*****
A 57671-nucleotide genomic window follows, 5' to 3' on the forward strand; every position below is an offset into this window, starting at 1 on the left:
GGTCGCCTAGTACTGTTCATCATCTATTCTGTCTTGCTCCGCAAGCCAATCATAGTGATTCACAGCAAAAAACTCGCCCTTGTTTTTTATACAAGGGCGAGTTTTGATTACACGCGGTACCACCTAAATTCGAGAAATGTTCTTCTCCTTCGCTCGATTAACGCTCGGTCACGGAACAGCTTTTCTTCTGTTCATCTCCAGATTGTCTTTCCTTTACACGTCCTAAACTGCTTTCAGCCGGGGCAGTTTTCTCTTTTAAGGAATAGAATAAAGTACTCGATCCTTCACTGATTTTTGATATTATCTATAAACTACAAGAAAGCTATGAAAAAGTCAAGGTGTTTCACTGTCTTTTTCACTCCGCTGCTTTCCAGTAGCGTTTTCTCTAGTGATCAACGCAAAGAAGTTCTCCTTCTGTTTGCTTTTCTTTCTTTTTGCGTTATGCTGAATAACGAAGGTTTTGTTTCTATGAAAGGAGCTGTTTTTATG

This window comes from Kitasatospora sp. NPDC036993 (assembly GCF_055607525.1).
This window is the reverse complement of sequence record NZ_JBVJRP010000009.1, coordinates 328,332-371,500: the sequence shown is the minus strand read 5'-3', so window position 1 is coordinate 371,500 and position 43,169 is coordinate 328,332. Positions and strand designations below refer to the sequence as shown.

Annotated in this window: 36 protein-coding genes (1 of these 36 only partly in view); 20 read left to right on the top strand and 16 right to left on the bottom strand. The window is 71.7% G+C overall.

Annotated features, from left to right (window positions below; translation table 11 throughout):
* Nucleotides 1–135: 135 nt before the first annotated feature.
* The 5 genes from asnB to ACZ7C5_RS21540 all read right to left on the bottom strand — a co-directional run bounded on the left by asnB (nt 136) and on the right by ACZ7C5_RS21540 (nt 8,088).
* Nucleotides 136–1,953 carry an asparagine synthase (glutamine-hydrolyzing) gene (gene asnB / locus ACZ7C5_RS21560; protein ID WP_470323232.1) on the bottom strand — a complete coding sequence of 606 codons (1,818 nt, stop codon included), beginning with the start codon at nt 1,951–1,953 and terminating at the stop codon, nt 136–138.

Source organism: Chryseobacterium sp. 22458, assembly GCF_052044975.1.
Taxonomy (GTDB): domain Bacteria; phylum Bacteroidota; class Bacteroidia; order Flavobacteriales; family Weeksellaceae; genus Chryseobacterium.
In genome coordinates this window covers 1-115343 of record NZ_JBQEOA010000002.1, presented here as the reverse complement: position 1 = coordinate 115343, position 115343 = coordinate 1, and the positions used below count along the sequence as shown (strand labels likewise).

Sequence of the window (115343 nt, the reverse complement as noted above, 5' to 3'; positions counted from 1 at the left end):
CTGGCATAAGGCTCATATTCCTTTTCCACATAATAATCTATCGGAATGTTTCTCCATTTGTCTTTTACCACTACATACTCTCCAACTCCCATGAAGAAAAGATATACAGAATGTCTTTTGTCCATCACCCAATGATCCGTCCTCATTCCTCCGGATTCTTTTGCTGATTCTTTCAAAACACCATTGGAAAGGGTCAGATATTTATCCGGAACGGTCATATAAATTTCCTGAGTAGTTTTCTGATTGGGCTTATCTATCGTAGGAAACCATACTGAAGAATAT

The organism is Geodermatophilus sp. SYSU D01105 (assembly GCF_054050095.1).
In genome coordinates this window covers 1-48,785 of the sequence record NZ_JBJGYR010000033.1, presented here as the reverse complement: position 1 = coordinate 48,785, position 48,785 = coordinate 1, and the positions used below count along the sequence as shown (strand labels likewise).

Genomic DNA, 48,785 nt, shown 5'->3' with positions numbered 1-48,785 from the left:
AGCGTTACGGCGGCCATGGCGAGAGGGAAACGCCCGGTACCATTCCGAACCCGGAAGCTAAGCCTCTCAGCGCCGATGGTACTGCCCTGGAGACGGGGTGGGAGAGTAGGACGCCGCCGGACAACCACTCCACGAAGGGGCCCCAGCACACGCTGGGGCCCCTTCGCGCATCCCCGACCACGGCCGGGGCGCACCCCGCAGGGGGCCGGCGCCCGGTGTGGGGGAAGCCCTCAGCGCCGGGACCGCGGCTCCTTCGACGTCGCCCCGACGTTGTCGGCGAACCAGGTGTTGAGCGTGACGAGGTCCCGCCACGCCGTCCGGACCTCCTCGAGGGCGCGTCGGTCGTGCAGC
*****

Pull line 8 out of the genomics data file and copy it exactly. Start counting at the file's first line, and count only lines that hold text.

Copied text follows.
* The 5 genes from asnB to ACZ7C5_RS21540 all read right to left on the bottom strand — a co-directional run bounded on the left by asnB (nt 136) and on the right by ACZ7C5_RS21540 (nt 8,088).